From a vantage point thousands of miles outside the Beltway and with a less exacting focus on political events (as most Americans observe the news) over the last week, I cannot help but agree with pollster/analyst Charlie Cook (no partisan conservative), who noted that “the situation this summer has slipped completely out of control for President Obama and Congressional Democrats.” It is not simply the continued slide in the president’s poll numbers. It is not only that his standing among independents has collapsed. And it is not just the obvious disarray among Democrats or the fury building on the Left over his handling of health care.
What has coalesced, it seems, over the past week is the perception that Obama is angry, panicky, and without a game plan, and that his critics no longer cower. In short, out there something has changed: opposition and criticism of the president is everywhere—in mainstream media, in casual conversation, and in local press. The assumption that Obama knows best has been shattered, and the perception sinking in among the pundit class and ordinary voters (some of whom were quite favorably disposed to him before the health-care debate) is that the president is out of touch and just plain wrong when it comes to his desire to reinvent health care for 300 million Americans. In sum, it’s become “in” to criticize, quite openly and vehemently, Obama on his signature initiative.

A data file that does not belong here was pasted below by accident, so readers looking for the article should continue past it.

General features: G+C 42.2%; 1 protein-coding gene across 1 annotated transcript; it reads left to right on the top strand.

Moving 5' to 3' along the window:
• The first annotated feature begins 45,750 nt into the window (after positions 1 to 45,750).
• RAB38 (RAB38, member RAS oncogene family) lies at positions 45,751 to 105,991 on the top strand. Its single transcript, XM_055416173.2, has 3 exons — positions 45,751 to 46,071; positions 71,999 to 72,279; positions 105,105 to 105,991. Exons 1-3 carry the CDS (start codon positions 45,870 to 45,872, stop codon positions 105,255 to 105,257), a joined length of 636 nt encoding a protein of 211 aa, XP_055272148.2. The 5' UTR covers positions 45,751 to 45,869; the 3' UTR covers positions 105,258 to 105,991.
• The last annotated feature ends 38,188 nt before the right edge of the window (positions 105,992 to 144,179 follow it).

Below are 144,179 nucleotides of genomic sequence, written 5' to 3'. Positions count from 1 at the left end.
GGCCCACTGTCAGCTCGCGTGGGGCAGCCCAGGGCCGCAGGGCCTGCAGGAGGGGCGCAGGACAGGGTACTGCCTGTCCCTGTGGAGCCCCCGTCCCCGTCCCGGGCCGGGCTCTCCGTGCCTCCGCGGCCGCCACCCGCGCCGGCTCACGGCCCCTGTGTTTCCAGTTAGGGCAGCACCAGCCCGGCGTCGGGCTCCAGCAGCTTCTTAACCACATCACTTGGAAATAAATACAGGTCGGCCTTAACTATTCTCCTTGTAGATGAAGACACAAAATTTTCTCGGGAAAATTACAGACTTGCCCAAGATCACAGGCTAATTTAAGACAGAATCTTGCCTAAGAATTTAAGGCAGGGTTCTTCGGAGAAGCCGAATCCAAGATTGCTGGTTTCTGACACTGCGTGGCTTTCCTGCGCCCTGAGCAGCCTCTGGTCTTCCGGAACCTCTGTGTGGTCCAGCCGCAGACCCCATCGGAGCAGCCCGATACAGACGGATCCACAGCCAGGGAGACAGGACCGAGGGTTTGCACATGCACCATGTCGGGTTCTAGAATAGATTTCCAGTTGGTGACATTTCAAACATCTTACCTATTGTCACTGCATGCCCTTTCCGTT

It remains to be seen whether this is a Katrina-like event—a tipping point after which the public simply tunes out their president. Recent history is filled with examples of course corrections and presidents who regained their effectiveness and political domination after a serious legislative setback. Bill Clinton comes to mind. But given this president’s extraordinarily high self-regard, it remains an open question whether Obama is capable of—what’s the phrase?—self-reflection. Is he able to see that he’s lost the respect and the trust of the public and that it may be time to rethink not just the public option but the entire conception of health care as well?
Martha’s Vineyard isn’t exactly a prime spot to recover perspective, but maybe the time off will be put to good use. And if that doesn’t do the trick, he might try vacationing around the country, listening to tourists and reading local newspapers. That’d be a wake-up call, I can attest.